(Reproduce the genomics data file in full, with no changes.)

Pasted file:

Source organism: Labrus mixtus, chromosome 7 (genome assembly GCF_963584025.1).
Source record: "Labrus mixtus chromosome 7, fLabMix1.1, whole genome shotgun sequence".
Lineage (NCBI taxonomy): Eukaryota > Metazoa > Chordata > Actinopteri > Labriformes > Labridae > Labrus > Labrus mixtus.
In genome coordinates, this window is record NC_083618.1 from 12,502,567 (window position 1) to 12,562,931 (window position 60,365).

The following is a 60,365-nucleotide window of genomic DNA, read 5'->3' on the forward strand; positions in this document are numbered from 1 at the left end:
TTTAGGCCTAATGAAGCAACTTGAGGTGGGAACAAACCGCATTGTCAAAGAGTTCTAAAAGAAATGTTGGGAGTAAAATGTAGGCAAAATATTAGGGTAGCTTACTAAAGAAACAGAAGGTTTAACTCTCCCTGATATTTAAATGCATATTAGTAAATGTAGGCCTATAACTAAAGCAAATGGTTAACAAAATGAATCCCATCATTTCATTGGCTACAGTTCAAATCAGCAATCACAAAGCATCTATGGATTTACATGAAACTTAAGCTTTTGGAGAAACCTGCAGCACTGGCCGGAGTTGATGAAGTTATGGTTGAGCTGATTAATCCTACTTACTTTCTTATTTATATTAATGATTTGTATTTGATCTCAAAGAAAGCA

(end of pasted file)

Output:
Source organism: Labrus mixtus, chromosome 7 (genome assembly GCF_963584025.1).
Source record: "Labrus mixtus chromosome 7, fLabMix1.1, whole genome shotgun sequence".
Lineage (NCBI taxonomy): Eukaryota > Metazoa > Chordata > Actinopteri > Labriformes > Labridae > Labrus > Labrus mixtus.
In genome coordinates, this window is record NC_083618.1 from 12,502,567 (window position 1) to 12,562,931 (window position 60,365).

The following is a 60,365-nucleotide window of genomic DNA, read 5'->3' on the forward strand; positions in this document are numbered from 1 at the left end:
TTTAGGCCTAATGAAGCAACTTGAGGTGGGAACAAACCGCATTGTCAAAGAGTTCTAAAAGAAATGTTGGGAGTAAAATGTAGGCAAAATATTAGGGTAGCTTACTAAAGAAACAGAAGGTTTAACTCTCCCTGATATTTAAATGCATATTAGTAAATGTAGGCCTATAACTAAAGCAAATGGTTAACAAAATGAATCCCATCATTTCATTGGCTACAGTTCAAATCAGCAATCACAAAGCATCTATGGATTTACATGAAACTTAAGCTTTTGGAGAAACCTGCAGCACTGGCCGGAGTTGATGAAGTTATGGTTGAGCTGATTAATCCTACTTACTTTCTTATTTATATTAATGATTTGTATTTGATCTCAAAGAAAGCA